Interview with Ken Mandile, President of Swissturn/USA

Oxford manufacturer Swissturn/USA in September acquired the miniature fastener line of J.I. Morris Co. In an interview with the Worcester Business Journal, Swissturn/USA President Kenneth Mandile answered questions about his company’s plans for the line after the acquisition and the future of the company.

What does the company make?

Swissturn manufactures high-precision turned metal and plastic components for a variety of industries. Our largest industry sector is medical devices. Many of the parts Swissturn manufactures are very small, so the miniature fasteners that J.I. Morris manufactured are within our capabilities.

What was behind the company’s decision to acquire the miniature fastener line of J.I. Morris?

Swissturn was looking to diversify our customer base. Morris’ customers are much different than Swissturn’s, though there is some overlap. We believe the Morris customer base offers opportunities for Swissturn to provide special components that go beyond miniature fasteners. Swissturn manufactures custom components on a contract basis, while Morris manufactures standard components. The Morris fastener line also has an e-commerce component that is new to Swissturn.

J.I. has been around for about a century. Did that play any factor in the decision?

It definitely did. It’s sad when a well-respected manufacturing company disappears. J.I. Morris is widely recognized for its miniature fastener line, and we are happy that we will be able to continue to keep the Morris name alive well past its 100th year.

What is the company’s plan for the miniature fastener line?

We are looking to expand its online presence. Besides superior quality, Morris’ advantage over much of its competition is the ability to ship an order the same day it is placed. E-commerce is new for Swissturn, but we feel that there is an untapped potential for the miniature fastener line.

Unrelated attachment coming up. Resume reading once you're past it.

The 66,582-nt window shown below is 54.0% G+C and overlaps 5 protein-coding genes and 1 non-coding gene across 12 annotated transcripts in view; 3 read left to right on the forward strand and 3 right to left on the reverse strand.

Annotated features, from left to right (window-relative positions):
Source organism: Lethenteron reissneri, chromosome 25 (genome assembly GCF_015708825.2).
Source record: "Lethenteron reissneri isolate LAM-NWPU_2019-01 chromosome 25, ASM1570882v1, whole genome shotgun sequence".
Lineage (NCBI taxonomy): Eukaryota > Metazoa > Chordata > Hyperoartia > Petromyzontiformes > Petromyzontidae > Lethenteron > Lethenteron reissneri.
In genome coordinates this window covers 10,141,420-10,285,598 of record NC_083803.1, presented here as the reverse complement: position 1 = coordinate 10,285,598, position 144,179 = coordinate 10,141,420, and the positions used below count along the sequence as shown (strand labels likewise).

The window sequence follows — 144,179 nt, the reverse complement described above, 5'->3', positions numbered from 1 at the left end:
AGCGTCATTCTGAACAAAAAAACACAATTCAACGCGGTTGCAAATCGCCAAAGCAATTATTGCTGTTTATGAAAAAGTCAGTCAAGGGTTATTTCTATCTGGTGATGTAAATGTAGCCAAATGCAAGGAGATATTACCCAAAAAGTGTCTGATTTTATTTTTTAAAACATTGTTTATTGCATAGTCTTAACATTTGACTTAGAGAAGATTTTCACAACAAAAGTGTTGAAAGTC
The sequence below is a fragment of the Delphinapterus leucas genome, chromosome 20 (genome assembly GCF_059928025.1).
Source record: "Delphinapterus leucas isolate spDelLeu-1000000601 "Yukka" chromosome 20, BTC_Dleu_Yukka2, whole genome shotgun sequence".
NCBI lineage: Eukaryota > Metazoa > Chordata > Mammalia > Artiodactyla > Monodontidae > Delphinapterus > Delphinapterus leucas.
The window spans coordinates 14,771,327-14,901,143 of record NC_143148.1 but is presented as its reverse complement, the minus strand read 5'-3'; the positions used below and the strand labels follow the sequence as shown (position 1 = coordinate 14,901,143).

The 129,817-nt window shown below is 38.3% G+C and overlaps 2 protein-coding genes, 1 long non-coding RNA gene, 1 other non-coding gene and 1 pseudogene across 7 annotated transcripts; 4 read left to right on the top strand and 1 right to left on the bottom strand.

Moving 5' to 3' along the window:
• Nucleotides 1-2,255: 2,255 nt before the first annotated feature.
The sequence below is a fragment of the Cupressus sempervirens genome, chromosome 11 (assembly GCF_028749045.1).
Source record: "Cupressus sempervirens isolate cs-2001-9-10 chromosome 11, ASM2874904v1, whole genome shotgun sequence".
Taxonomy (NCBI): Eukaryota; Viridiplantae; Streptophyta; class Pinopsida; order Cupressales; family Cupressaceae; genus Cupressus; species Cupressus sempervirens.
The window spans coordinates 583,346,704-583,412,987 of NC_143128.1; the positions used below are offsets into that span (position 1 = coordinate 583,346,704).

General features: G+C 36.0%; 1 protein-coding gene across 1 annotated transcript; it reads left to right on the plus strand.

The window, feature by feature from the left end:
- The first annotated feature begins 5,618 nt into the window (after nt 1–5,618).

Has the company struggled with a shortage of workers, like most manufacturers?

We have not. We have a very stable workforce. Swissturn does a lot of training, provides a clean, modern work environment, and does a lot of in-house and outside training. Two years ago we became employee-owned, and we believe that will provide further stability to our workforce.

How does automation play a part in the company’s history/present day operations?

We have always invested in new equipment, regardless of business conditions. We cycle out our CNC Swiss screw machines when they are about 10 years old. Even though newer machines provide only marginal improvements in technology, we need to stay up-to-date to ensure reliability.

Some of the most important investments we have made are in information technology. Collecting and processing data from the shop floor and providing timely information to our workers is critical to meeting our customers’ needs.

What are the challenges in today’s manufacturing climate?

I’d say No. 1 is regulatory burdens. Right now, we’re working to meeting new cybersecurity regulations by Dec. 31. We’re spending lots of man-hours and money to meet these requirements.

There are many other challenges that are just part of the market. Products are developed quicker, have smaller lot sizes, and shorter life spans. The fact we have been able to respond to these challenges is a major reason why we have been successful.

This interview was conducted and edited by WBJ Staff Writer Zachary Comeau.

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